The role of AI in the future of healthcare
The role of AI in the future of healthcare
The rise of artificial intelligence (AI) in recent years has seen it permeate many areas of our day-to-day lives – from predictive text on our mobiles, cybersecurity, personalised marketing and banking to smart assistants such as Siri and Alexa.
AI’s life-changing potential, however, may be even more dramatic in the field of healthcare where it is already having a significant impact – underpinning innovations in clinical operations, medical training, surgery, drug development and data management.
Its role is set to accelerate further as the industry continues to explore and exploit its considerable, far-reaching potential.
AI, in some quarters, has sparked existential fears but, its development, in general, is likely to be confined to augmented intelligence. It is unlikely, for example, that the technology will ever replace doctors of the future. Rather, experts predict it will have an increasingly crucial role working hand-in-hand with clinicians to deliver improved healthcare services and patient outcomes at a reduced cost.
Here our Willis Towers Watson team outline some of the exciting AI breakthroughs.
Cancer detection and diagnosis
A recent study published in the scientific journal Nature revealed that Google’s AI system could detect breast cancer in mammograms more accurately than human radiologists.
Breast cancer is the most common form of cancer in women around the world and is the second-leading cause of death among female patient.
An international team, including researchers from Google Health, Imperial College London and the NHS, developed a computer algorithm that was able to display a 1.2 per cent reduction in the number of false positives and a 2.7 reduction in false negatives, compared with a radiologist.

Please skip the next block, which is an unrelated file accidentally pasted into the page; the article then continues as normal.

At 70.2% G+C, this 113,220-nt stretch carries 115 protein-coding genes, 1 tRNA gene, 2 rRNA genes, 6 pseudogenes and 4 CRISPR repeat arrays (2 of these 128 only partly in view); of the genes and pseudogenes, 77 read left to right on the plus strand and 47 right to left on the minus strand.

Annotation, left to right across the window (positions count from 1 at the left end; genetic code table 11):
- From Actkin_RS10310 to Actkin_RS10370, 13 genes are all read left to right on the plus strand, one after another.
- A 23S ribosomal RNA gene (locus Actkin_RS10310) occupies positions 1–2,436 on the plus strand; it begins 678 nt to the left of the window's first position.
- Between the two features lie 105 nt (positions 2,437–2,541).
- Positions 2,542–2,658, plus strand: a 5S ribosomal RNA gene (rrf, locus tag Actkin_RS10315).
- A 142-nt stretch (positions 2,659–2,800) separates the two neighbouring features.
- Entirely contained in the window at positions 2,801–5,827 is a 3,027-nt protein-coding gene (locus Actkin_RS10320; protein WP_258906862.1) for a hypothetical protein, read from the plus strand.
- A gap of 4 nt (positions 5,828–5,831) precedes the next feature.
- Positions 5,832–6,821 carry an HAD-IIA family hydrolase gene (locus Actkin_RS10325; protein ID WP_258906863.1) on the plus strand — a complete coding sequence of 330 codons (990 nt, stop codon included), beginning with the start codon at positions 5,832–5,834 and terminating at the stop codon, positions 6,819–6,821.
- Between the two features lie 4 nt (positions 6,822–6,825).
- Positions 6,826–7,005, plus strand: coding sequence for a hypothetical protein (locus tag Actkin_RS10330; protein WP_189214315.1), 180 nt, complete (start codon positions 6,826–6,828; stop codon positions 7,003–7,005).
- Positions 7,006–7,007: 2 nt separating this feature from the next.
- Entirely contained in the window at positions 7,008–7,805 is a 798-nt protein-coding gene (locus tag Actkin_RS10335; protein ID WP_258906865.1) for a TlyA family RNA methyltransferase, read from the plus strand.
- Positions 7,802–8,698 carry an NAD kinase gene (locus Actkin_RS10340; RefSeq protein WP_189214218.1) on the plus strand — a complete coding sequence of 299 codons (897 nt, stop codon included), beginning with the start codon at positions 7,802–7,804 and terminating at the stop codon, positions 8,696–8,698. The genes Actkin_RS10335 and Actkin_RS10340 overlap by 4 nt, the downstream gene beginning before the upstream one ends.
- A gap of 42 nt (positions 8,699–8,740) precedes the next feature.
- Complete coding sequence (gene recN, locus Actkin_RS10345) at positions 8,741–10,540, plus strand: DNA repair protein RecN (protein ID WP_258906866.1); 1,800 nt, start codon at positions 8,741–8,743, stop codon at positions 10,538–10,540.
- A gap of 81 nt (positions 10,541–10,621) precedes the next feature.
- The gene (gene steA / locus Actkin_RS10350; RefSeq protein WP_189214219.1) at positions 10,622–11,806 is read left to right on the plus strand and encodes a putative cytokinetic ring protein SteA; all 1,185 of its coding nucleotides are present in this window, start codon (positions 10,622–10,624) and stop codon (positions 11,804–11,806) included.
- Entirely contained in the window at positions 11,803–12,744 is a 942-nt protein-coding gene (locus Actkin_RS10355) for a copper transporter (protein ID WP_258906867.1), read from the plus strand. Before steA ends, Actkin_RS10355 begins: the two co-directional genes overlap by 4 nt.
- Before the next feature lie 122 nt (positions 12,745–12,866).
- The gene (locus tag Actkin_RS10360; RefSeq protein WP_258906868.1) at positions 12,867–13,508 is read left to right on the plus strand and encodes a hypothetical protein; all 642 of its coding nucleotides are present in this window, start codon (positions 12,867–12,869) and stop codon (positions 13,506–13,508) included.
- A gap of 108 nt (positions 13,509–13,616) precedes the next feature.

The NHS currently uses two radiologists to analyse each woman’s mammograms and the results showed that the AI model was as good as this double-reading system.
Co-author Professor the Lord Ara Darzi of Denham, director of the Cancer Research UK Imperial Centre at Imperial College London, said the findings offered clear insights into how AI can be used in real life.
“There will of course a number of challenges to address before AI could be implemented in mammography screening programmes around the world,” he added, “but the potential for improving healthcare and helping patients is enormous.”
In a further study published this year, scientists at New York University found that AI can diagnose brain tumours faster and more accurately than a pathologist. Researchers used the light from lasers to create brain images, which would not usually be visible in a scan, and a computer to read them.
AI-based applications also look set to have an increasingly important role in helping to support clinical decision-making in the management of chronic pain.
An AI-powered smartphone app has already been developed and researched by Massachusetts General Hospital and HealthCare Pivot Labs to monitor and manage pain in patients with advanced cancer.
In a study, patients using the app received alerts on their smartphones with daily pain management tips and were prompted to submit their pain levels. The AI in the app was able to distinguish urgent from non-urgent pain and provide tailored educational feedback about how to self-manage it. If cancer pain was severe, or worsening, the app connected patients to their clinicians for care.
After an eight-week period, patients who used the app to monitor and address pain experienced a 20 per cent reduction in the severity of pain and had nearly 70 per cent lower risk of pain-related hospital admissions than patients not using the app.
Such AI tools may help to reduce cases where medication dosages are excessive, leading to possible addiction, and cases where medication dosages aren’t sufficient to manage pain effectively.
Artificial Intelligence (AI) is transforming how the pharmaceutical industry is developing new drugs – speeding up the process of drug discovery and development, and making it more cost-effective.
AI is helping pharmaceutical companies to collate, connect and analyse complex data, helping them to better understand diseases, to identify drug targets with a higher probability of success, aggregate the information needed for clinical trials and speed up their design.
Companies such as AstraZeneca and GlaxoSmithKline have firmly embedded AI within their research and development, with the latter recently announcing a recruitment drive for 80 AI specialists by the end of 2020.
Experts are predicting that AI will become increasingly crucial to medical breakthroughs in the months and years ahead and to our medicines of the future.
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